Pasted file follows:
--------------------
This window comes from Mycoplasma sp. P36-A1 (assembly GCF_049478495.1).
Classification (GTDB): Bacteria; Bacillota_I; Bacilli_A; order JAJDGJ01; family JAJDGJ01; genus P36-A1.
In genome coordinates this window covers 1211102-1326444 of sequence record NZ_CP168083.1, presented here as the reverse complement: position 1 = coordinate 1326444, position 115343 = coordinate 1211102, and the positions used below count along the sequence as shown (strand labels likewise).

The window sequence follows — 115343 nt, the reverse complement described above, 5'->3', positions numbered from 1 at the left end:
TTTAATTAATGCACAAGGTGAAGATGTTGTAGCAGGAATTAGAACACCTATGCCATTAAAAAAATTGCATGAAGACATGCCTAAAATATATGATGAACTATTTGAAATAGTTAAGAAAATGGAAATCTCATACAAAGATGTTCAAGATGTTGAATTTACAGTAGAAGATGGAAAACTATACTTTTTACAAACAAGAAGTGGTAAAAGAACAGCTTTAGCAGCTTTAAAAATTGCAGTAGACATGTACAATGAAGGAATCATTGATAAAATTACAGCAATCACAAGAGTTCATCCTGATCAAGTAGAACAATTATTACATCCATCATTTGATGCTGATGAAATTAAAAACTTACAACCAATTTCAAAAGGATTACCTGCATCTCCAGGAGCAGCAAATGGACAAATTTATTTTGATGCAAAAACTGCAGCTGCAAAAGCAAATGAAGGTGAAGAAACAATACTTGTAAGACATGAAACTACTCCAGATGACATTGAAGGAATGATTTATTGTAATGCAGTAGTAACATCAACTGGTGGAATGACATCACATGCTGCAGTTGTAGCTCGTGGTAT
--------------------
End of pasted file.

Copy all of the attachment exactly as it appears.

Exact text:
This window comes from Mycoplasma sp. P36-A1 (assembly GCF_049478495.1).
Classification (GTDB): Bacteria; Bacillota_I; Bacilli_A; order JAJDGJ01; family JAJDGJ01; genus P36-A1.
In genome coordinates this window covers 1211102-1326444 of sequence record NZ_CP168083.1, presented here as the reverse complement: position 1 = coordinate 1326444, position 115343 = coordinate 1211102, and the positions used below count along the sequence as shown (strand labels likewise).

The window sequence follows — 115343 nt, the reverse complement described above, 5'->3', positions numbered from 1 at the left end:
TTTAATTAATGCACAAGGTGAAGATGTTGTAGCAGGAATTAGAACACCTATGCCATTAAAAAAATTGCATGAAGACATGCCTAAAATATATGATGAACTATTTGAAATAGTTAAGAAAATGGAAATCTCATACAAAGATGTTCAAGATGTTGAATTTACAGTAGAAGATGGAAAACTATACTTTTTACAAACAAGAAGTGGTAAAAGAACAGCTTTAGCAGCTTTAAAAATTGCAGTAGACATGTACAATGAAGGAATCATTGATAAAATTACAGCAATCACAAGAGTTCATCCTGATCAAGTAGAACAATTATTACATCCATCATTTGATGCTGATGAAATTAAAAACTTACAACCAATTTCAAAAGGATTACCTGCATCTCCAGGAGCAGCAAATGGACAAATTTATTTTGATGCAAAAACTGCAGCTGCAAAAGCAAATGAAGGTGAAGAAACAATACTTGTAAGACATGAAACTACTCCAGATGACATTGAAGGAATGATTTATTGTAATGCAGTAGTAACATCAACTGGTGGAATGACATCACATGCTGCAGTTGTAGCTCGTGGTAT